offer a few strictures on historians generally, has some pertinent remarks on this subject. He says, "in the same manner, the last battle with Darius (from whence he took his flight and continued it from place to place, till he was seized by Bassus and slain upon Alexander's approach) is as confidently reported to have been fought at Arbela, as the preceding one was at Issus, and the first equestrian battle at the river Granicus. The first equestrian battle really happened on the banks of the river Granicus, as did the other at Issus; but Arbela is distant from the field where this last battle was fought, six hundred, or at least five hundred stadia. For both Ptolemy and Aristobulus assure us, that the scene of this last action with Darius was at Gaugamela, upon the river Bumadus. And whereas Gaugamela was only an obscure village, and the sound of its name not grateful to the ear, the glory of that battle has been conferred on Arbela, as the chief city of these parts." But, he asks, “if this battle may be said to have been fought at Arbela, which was really fought at so great a distance from it, why may not the naval action at Salamis be ascribed to the Corinthian Isthmus, or that at Artemisium, in the island Euboea, to Egina, or Sunium ?" (book vi. c. 11.) Curtius, indeed, who must be confessed to have been a most inaccurate geographer, in one place (book iv. chap. ix.) places Arbela on the west of the Tigris, and, consequently, far remote from either the Lycus or the Bumadus; though in the same chapter he places it on the east of it, (book iv. chap. ix.) He calls it also an inconsiderable village, and memorable for nothing but for this battle between Alexander and Darius; but, in addition to the opposing testimony of Arrian, Strabo says, expressly, that it was a large city, and the capital of a province, (book xvi.) Curtius states that Darius fled from the field of battle, which was at Gaugamela, according to Arrian, Strabo, and Plutarch, and reached Arbela at midnight, (book v. chap. i.) But, besides that this is making Arbela too near to the scene of action, Arrian says, that Darius, immediately after this battle, fled through the mountainous tract of Armenia into Media, (book iii. chap. 16.) and Diodorus Siculus (book xvii.) confirms this, by saying that he hastened away to Ecbatana, which was the capital of that country, without either of them mentioning his taking Arbela in the way. Curtius, indeed, goes so far as to say, that Alexander was driven from Arbela sooner than he intended, by the stench of the dead carcases left unburied on the field of battle; (book v. chap. i.) but as this is so expressly stated to have been six hundred stadia distance, such an extensive corruption of the air, from this cause, is hardly credible.

* Pliny speaks of a singular stone called Belus, found at this place:-" The stone called Belus' eye is white, and has a peculiar property, which causes it to glitter like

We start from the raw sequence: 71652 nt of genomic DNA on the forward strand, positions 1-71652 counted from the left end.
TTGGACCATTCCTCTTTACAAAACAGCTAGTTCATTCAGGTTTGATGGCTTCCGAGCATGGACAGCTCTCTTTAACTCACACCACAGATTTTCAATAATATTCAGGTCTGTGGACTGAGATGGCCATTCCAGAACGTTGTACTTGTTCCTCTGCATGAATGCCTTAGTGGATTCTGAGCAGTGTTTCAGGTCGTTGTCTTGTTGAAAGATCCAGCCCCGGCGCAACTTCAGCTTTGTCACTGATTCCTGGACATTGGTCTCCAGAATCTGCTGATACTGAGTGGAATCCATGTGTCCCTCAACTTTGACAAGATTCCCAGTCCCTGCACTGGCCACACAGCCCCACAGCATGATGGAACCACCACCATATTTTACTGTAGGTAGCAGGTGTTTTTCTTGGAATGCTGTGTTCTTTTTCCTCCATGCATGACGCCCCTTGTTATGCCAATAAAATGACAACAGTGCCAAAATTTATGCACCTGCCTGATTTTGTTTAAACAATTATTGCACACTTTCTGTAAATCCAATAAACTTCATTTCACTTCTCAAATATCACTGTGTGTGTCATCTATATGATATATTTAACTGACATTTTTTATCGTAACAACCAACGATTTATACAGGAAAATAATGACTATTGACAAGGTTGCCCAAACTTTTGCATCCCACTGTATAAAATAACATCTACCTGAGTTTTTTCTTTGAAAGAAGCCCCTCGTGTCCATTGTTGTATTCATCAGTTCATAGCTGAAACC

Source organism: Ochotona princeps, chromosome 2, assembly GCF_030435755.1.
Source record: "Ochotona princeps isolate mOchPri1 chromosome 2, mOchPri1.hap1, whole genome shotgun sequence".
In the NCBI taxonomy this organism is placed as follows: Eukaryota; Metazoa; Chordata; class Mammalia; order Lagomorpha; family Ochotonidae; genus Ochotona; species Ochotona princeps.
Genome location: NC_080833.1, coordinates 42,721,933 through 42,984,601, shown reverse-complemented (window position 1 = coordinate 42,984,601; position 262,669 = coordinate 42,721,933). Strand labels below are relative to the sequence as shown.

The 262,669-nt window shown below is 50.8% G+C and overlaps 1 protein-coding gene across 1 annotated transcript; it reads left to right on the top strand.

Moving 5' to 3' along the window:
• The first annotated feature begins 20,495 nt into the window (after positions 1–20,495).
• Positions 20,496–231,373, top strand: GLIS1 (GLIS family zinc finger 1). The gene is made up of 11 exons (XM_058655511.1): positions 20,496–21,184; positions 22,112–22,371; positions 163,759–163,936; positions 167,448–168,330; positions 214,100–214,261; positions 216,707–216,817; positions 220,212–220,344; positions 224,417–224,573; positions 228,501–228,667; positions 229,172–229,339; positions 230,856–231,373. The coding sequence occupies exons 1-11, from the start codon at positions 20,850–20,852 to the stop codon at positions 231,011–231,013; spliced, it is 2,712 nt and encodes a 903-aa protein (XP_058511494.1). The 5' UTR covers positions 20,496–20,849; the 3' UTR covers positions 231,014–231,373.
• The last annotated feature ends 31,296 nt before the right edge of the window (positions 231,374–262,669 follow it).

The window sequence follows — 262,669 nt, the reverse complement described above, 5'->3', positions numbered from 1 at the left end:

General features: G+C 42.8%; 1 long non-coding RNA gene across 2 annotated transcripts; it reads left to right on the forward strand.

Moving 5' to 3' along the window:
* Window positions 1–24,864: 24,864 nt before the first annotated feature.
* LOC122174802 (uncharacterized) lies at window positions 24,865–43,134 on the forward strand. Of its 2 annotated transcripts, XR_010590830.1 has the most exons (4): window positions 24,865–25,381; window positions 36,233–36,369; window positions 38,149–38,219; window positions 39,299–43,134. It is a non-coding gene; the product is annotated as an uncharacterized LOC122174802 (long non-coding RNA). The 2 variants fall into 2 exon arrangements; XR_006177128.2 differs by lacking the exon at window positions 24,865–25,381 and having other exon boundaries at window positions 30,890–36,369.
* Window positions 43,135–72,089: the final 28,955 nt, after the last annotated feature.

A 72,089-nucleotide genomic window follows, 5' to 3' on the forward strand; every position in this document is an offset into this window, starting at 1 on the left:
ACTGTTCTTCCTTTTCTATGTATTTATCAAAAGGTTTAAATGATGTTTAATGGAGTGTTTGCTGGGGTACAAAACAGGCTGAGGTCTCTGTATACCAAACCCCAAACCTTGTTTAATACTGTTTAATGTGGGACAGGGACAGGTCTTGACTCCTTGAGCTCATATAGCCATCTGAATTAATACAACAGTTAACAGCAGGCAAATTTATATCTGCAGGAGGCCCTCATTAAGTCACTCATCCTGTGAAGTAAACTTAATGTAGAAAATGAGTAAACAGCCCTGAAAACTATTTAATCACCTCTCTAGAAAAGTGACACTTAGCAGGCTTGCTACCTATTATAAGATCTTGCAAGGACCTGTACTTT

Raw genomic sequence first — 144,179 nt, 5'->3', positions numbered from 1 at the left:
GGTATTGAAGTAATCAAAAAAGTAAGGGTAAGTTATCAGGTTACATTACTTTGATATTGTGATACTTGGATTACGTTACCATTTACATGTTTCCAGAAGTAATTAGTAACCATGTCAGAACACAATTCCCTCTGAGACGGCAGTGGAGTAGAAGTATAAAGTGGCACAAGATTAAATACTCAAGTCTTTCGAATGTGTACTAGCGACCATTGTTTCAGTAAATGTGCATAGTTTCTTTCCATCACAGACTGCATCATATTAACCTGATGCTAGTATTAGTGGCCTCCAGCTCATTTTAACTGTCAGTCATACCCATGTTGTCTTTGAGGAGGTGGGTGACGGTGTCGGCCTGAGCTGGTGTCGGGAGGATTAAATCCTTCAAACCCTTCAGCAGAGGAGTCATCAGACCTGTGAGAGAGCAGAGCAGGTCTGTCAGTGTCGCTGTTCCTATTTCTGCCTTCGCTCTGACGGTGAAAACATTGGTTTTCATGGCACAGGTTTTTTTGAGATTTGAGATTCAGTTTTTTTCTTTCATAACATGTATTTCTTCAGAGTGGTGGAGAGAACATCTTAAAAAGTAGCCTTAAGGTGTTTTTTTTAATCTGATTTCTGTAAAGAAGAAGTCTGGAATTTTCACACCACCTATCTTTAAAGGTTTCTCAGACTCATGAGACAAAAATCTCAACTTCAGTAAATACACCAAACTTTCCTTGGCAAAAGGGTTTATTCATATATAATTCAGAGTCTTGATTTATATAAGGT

Our course was still directed to the south-south-east, and the country over which we travelled was mostly waste and destitute of villages. The stage was long, the horses jaded, the sun scorching, the air on fire, the soil parched, not a breath of wind from the heavens, and no water on the road. When we had been six hours on the full gallop, having ridden nearly fifty miles, we arrived, exhausted with thirst and fatigue, on the banks of the Altoun Sou, or Golden Water, which, to us, at this moment, seemed richly to deserve its name.

We entered the town of Altoun Kupree, or the Golden Bridge, so called from its having a fine lofty arch over the Altoun Sou, and never did repose and shelter seem to me more welcome. We had met large troops of Arab horsemen on the way, who seemed bound on some predatory expedition, though they did not molest us; and we exchanged salutes and inquiries with two Tartars from Bagdad, who were themselves escorted by a troop of Arab horse, from the same tribe as those we had met before, to guard them from expected enemies in the way. We had additional reason, therefore, to congratulate ourselves on a safe arrival, and this consideration gave increased sweetness to our repose.

When we were refreshed by a sleep of three or four hours, I procured a guide, and took a ramble on foot through the greater part of the town, for which there was yet time, as the hour of our departure was fixed at sun-set.

Altoun Kupree, or the Golden Bridge, consists of two separate portions or quarters, each of them tolerably large, and each having their own separate bazārs and markets of supply. The Altoun Sou, or Golden Water, as the river is called, has two branches, one of which runs through each of the separate portions of this town; so

gold. This stone, for its singular beauty, is dedicated to Belus, the most sacred god of the Assyrians. There is another stone called Belus, found, according to Democritus, about Arbela, of the size of a walnut, and in the manner and form of glass.”—Plin. Nat. Hist. book xxxvii. chap. 10.

the maintenance of the camel which had carried his personal baggage in his expedition against the Scythians.*

By some of the ancient geographers, this town of Arbela is placed on the river Lycus ;† but, as we have seen, it is nearly thirty miles to the south-east of that stream, supposing this to be the same with the Zabatus, or Zarba, as before assumed. D'Anville seems to have had very imperfect materials to guide him through this part of Alexander's route, though, in his dissertation, he blames Ptolemy, and quotes Arrian, after which he fixes Arbela on the river Caprus, or the lesser Zab, which is equally far from the truth, as there is no stream sufficiently near to Arbeel, for this town to be considered as seated on any river at all.

With regard to the observation of this geographer, that Arbela is always spoken of as a small place: it may have been originally a very inconsiderable one; but Strabo says, that Arbela was adorned by Alexander, on account of his victory there, and that a mountain or hill in the neighbourhood of it (probably indeed the one on which the castle is now built) was called Nicatorius, to commemorate the same event.‡

* “Quoique il soit d'usage d'appliquer le nom d'Arbelles (Arbela, qui est au pluriel,) à une fameuse bataille qui fit perdre aux Perses l'empire d'Asie, pour le donner aux Grecs, c'est toutefois sous le nom d'un très petit lieu qu'il en est parlé dans Strabon, dans Arrien, et dans Plutarque. Strabon ajoute sur ce sujet, que Darius, fils d'Hystaspe, avoit destiné ce lieu à l'entretien d'un chameau qui avait porté le bagage propre à sa personne dans son expédition contre les Scythes."-D'Anville sur l'Euphrate et le Tigre, p. 88. 4to.

+ See the authorities for this position, quoted by Lempriere.

The conflicting testimonies, not only of different writers, but of the same historians, in various portions of their narratives, on the position and events of the battle of Arbela, require to be analyzed and compared.

Arrian, in his history of the Expedition of Alexander, says, that the whole army of Darius consisted of forty thousand horse, a million of foot, two hundred hooked chariots, and about fifteen elephants, which arrived from the parts beyond the river Indus. With these forces Darius encamped at Gaugamela, upon the banks of the river Bumadus, about six hundred stadia distant from Arbela, in a country every where open and champaign; for whatever inequality was in the surface of the earth thereabouts, and